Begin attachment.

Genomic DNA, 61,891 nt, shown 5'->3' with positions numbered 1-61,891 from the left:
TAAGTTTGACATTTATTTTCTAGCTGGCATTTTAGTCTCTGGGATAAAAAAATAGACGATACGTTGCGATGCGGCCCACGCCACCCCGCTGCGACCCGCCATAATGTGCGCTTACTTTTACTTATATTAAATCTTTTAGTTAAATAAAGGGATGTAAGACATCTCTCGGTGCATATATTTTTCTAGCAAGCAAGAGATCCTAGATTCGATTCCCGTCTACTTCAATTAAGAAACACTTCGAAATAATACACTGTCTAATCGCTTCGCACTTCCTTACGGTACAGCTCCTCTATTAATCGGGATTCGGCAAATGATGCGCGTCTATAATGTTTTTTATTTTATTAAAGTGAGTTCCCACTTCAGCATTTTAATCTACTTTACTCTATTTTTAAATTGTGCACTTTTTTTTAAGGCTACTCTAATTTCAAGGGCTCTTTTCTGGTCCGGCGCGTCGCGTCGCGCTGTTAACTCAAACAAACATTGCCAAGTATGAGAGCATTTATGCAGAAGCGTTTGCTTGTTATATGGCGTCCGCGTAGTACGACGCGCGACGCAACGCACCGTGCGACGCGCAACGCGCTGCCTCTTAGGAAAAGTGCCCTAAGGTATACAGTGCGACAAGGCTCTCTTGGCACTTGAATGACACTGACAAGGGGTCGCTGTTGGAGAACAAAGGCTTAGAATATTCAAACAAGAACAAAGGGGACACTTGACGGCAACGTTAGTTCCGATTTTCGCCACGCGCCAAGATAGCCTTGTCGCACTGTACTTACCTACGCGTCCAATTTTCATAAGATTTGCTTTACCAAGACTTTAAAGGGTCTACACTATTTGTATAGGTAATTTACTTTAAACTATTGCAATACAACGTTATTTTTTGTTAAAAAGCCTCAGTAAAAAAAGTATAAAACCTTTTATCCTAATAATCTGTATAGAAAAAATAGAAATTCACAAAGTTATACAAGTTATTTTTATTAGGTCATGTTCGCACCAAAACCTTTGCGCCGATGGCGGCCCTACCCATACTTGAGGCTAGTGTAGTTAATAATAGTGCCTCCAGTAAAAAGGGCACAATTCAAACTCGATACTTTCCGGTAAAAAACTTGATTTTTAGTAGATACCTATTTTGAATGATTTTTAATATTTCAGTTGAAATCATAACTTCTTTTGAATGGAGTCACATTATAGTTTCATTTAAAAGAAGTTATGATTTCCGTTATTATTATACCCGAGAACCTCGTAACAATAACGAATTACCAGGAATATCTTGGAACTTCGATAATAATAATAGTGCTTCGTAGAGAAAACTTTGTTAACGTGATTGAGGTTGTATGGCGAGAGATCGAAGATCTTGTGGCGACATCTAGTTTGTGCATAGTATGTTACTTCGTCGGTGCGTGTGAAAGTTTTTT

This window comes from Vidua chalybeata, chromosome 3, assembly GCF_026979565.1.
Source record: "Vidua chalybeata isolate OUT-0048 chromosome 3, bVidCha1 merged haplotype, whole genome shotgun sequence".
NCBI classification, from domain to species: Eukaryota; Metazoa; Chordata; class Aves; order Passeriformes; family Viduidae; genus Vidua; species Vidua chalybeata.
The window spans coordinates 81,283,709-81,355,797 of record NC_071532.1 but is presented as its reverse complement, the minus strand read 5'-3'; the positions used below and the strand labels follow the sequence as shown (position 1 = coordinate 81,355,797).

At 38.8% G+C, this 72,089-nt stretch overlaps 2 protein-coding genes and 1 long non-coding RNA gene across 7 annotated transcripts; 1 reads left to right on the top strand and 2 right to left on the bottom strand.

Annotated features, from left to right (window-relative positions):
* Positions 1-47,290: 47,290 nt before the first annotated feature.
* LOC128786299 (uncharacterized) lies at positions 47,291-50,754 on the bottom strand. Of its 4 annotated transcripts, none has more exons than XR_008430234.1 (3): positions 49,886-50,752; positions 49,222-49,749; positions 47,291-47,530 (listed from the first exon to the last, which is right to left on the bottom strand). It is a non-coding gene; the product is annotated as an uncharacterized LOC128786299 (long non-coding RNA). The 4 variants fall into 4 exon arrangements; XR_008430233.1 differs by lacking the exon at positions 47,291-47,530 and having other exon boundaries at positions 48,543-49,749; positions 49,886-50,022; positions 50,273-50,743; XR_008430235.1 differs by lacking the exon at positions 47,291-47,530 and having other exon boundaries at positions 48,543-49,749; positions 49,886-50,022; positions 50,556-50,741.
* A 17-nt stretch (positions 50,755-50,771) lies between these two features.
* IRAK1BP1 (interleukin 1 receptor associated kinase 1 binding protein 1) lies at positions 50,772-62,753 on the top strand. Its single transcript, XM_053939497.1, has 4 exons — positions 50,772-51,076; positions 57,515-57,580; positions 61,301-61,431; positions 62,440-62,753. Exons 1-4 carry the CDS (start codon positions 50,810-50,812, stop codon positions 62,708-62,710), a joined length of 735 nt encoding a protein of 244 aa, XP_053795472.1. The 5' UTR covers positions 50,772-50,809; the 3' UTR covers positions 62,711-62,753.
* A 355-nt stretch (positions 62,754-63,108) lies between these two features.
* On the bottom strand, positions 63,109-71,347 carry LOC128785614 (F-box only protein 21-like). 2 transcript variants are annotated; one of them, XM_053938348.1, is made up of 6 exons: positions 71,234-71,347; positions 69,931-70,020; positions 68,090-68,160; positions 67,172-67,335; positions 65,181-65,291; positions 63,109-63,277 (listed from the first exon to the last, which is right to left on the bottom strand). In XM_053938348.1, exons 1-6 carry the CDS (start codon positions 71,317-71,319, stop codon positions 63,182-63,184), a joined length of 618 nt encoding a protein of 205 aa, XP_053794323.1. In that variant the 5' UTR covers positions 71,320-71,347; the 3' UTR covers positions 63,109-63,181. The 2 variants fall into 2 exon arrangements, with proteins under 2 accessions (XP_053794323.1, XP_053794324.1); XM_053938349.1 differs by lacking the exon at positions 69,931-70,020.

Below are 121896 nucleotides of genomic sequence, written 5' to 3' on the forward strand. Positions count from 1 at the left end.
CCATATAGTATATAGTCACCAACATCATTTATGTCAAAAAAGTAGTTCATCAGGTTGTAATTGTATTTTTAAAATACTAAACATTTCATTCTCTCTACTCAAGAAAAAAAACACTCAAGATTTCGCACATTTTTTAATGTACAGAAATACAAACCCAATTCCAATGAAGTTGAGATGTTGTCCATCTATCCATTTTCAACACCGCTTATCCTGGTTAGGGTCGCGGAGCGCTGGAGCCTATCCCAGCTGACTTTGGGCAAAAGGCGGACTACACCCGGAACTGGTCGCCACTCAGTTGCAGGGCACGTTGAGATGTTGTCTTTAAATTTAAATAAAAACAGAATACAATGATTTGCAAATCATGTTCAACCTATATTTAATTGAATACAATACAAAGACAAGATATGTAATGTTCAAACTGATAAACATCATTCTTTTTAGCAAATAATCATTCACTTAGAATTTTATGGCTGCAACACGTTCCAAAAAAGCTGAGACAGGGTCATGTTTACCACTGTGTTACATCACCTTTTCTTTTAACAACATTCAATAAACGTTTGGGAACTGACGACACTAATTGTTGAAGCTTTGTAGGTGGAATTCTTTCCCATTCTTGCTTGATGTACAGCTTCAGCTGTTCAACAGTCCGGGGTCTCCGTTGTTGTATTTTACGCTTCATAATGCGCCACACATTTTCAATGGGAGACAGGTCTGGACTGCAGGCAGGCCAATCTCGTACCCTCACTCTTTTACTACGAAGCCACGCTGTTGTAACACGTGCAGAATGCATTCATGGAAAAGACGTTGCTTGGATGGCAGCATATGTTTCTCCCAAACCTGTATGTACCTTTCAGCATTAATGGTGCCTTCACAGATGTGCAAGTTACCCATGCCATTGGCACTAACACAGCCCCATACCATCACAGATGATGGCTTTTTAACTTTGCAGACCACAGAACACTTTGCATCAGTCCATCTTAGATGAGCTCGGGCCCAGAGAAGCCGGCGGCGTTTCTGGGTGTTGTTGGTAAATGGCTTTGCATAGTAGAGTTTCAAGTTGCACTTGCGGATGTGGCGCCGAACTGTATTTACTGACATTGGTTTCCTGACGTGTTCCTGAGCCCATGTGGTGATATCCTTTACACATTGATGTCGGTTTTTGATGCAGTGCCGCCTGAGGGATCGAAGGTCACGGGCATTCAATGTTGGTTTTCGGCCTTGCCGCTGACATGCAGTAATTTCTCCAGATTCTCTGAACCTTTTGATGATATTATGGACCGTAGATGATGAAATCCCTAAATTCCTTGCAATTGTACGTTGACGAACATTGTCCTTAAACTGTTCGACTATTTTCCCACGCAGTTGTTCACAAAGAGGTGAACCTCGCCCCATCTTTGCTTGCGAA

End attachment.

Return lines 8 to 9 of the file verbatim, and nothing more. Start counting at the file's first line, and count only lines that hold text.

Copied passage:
Annotated features, from left to right (window-relative positions):
* Positions 1-47,290: 47,290 nt before the first annotated feature.